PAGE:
Diocese Action, PFJ Action

Response from the PFJ to a Letter to Editor of Santiva Chronicle from the Diocese



Letter From the Diocese 

April 26, 2017

Dear Editor:

The letter from Susan Laielli to the Santiva Chronicle regarding the disagreement between Bishop Frank Dewane and the people of St. Isabel Catholic Church is, at best, misleading; but it is useful in that it provides us with an opportunity to address some of the facts of the situation.  We note that Ms. Laielli is the Director of Communications for the Diocese of Venice in Florida.  Thus, she has been hired to issue information about the diocese placing it in a favorable light.  In her job, she serves as the bishop’s mouthpiece and provides his perspective.  We observe that Ms. Laielli has provided her employment information in this letter, in contrast to a previous letter of hers that appeared in the Fort Myers News-Press where she failed to identify her responsibility to speak well of Bishop Dewane.    On the other hand, we must surmise that Ms. Laielli’s letter is based on information or misinformation provided to her by Bishop Dewane.  It thus lacks the credibility of a person directly knowledgeable of and impacted by the facts.  Of course, this also provides an element of deniability for the bishop who can disassociate himself from any elements of the letter that he might choose.  Unfortunately, Ms. Laielli’s letter is misleading at some points and is certifiably false at other points. Nevertheless, this is the missive the Diocese of Venice in Florida has provided.  It is the letter that can be considered by those seeking to understand the facts of the situation at St. Isabel.   Here we provide our assessment of the letter.


One overarching element of Ms. Laielli’s letter is the need for confidentiality in the face of an investigation into a serious matter.  This situation has been grossly misrepresented.  We agree that when an individual has been charged in a serious matter, he or she has a right to be treated with respect and dignity, and without prejudice, until the matter is resolved.  This is essential to the welfare of the individual, especially in the face of false charges; and it places some limits on communication.  Ms. Laielli states that a letter was written to parishioners when the administrative leave was initiated.  This is true.  Fr. Senk was notified of his leave on Friday, October 28, 2016.  Letters to parishioners from Bishop Dewane arrived later the following week.  However, on Saturday, October 29 at the weekend Mass, parishioners were first blindsided by the news that Fr. Senk had been placed on administrative leave.  Bishop Dewane saw fit to inform the press of this fact via press release, clearly before the parish had been informed, so that the stunned parishioners were greeted on leaving Mass by microphones, cameras, and reporters trying to sensationalize a sad and difficult situation.  Bishop Dewane saw fit to impose leave on Fr. Senk in a way calculated both to cause him maximum embarrassment and to maximize the hurt of the people, in a gross violation of what Ms. Laielli refers to as “the legitimate need to be cautious in public comments during an ongoing canonical process.”  At the moment Fr. Senk was placed on leave, he was barred by Bishop Dewane from making any public comment himself or through an intermediary; he was banned from the grounds of the parish he had served; and he was separated from his possessions.  Fr. Senk was deliberately placed in a position where his silence might be interpreted by a casual observer as tacit agreement with the reckless public comments released by Bishop Dewane to the court of public opinion at the onset of the canonical process. It is ironic that Ms. Laielli claims hesitancy to engage with parishioners through the media while Bishop Dewane has manipulated the media by his method of engagement.  Even Ms. Laielli, without identifying herself as an agent of Bishop Dewane, engaged the media through her letter to the Fort Myers News-Press.  The principle of careful communication is appropriate.  Invoking this principle, then twisting it so that it is imposed on Fr. Senk by requiring his silence and manipulated by Bishop Dewane as he chooses is reprehensible.    One must conclude that in claiming “some may never appreciate the legitimate need to be cautious in public comments during an ongoing canonical process,” she is including Bishop Frank Dewane.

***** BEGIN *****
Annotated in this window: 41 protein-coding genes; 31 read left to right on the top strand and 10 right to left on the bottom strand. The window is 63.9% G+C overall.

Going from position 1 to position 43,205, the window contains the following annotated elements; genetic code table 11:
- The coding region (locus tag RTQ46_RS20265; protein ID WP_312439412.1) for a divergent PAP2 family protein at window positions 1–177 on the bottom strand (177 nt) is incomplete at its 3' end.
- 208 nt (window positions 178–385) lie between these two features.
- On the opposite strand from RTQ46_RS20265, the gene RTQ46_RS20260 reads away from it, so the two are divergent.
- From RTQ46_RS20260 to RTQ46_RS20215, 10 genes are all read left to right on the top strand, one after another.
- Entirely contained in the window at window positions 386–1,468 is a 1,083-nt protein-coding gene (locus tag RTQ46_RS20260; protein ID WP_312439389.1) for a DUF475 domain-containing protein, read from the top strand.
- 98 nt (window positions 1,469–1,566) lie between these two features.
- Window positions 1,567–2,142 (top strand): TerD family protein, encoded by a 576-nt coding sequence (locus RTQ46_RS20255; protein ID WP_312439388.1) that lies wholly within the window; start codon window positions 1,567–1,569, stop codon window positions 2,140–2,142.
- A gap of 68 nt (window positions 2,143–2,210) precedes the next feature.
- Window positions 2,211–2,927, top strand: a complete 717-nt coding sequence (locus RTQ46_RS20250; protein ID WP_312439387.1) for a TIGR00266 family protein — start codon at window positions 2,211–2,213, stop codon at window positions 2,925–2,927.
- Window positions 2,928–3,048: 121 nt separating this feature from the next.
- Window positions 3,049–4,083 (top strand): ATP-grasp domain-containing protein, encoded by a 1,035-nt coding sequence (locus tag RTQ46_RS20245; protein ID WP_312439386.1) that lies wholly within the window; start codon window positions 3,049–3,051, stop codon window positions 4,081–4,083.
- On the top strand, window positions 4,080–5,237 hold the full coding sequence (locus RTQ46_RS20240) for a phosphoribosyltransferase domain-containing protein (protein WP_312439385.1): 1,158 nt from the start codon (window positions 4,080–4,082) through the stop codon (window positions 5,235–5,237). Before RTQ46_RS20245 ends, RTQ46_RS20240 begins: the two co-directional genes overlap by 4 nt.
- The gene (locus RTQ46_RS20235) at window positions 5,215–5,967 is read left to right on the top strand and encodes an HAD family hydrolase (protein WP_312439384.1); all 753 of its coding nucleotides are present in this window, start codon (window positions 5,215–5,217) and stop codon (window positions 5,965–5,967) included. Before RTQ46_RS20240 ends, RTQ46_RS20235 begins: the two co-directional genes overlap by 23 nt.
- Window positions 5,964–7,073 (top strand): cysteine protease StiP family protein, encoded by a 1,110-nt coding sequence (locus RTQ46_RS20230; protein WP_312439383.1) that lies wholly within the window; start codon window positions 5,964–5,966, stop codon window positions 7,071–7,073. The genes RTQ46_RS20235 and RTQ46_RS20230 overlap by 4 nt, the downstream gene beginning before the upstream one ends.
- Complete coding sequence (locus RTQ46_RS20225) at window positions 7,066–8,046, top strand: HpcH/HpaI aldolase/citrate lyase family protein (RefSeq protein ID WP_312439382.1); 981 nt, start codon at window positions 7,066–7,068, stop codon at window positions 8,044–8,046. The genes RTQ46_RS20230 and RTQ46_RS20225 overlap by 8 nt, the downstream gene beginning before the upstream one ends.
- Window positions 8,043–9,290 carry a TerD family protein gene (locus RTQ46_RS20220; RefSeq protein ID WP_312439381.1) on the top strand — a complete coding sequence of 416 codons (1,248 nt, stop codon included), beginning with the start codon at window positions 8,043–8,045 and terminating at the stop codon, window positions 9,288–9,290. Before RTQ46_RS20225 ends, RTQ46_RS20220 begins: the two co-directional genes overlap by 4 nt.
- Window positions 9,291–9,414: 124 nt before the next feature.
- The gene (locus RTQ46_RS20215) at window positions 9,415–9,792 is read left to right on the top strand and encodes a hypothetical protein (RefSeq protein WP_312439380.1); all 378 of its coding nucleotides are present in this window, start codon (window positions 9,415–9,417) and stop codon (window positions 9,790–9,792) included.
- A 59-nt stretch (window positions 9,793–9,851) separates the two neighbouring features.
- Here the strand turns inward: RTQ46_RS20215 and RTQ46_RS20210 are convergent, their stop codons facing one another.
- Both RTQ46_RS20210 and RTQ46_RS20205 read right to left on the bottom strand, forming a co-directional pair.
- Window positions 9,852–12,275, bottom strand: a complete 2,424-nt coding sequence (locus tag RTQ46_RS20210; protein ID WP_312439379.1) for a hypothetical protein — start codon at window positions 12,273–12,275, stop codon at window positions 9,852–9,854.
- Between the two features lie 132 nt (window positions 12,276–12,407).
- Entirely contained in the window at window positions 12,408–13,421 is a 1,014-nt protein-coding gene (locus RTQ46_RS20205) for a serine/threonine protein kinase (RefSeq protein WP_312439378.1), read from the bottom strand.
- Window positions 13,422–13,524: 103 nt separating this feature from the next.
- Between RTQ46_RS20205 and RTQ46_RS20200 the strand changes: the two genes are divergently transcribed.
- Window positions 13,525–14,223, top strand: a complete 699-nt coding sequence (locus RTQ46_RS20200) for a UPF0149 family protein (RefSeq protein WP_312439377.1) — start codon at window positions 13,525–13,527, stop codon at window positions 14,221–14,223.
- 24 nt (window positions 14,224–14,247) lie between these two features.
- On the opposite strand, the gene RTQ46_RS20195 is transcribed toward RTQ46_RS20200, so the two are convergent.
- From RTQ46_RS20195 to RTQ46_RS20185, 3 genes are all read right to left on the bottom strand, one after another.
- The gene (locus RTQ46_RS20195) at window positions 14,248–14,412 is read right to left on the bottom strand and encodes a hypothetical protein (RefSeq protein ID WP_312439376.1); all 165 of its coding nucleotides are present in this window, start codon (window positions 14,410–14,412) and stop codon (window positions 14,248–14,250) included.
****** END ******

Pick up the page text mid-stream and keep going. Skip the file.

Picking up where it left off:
We agree, at least to some degree, with Ms. Laielli that resolution of the current matter cannot be accomplished most effectively through the press.  However, the total failure of Bishop Frank Dewane to engage in meaningful and sincere dialog, in public or private, leaves injured parties with few avenues for resolution of the situation.  We contact the press to explain our suffering, to implore justice, and to seek relief from so many aspects of this dreadful situation. Our private letters directly to the bishop are ignored.  We wonder if he can be moved by public outcry. Bishop Dewane could put an end to our use of the press by acting forthrightly with courage, honesty, compassion, and justice.


Ms. Laielli has listed eight bullet points claimed to support the notion that Bishop Dewane has acted pastorally.  These deserve to be parsed and commented upon and are discussed here in order.


  • The letter written to parishioners when the administrative leave for Fr. Senk was initiated was timed such that it would reach parishioners only after they had been shocked by the news at weekend Masses and only after the press had been previously and directly notified in a manner timed by Bishop Dewane to sensationalize coverage.


  • The memorandum sent to the Finance Council was one-way communication, and it did not reach all members of the Council. Canon law requires that the pastor be present at Finance Council meetings.  Because the pastor has been barred from the parish grounds, there have been no Finance Council meetings and the costs associated with Bishop Dewane’s actions that have been assessed to the parish as well as spending habits of the visiting priest are unknown and unchecked.


  • Numerous responses from Bishop Dewane have been sent to those composing personal communications. Therefore, obviously, numerous personally composed letters and e-mails have been sent to Bishop Dewane. His responses have not dealt with issues but have been boiler plate responses that do not relieve any angst or concerns, do not directly address issues in the letters, and do not reveal that he has even read or considered the content of the letters.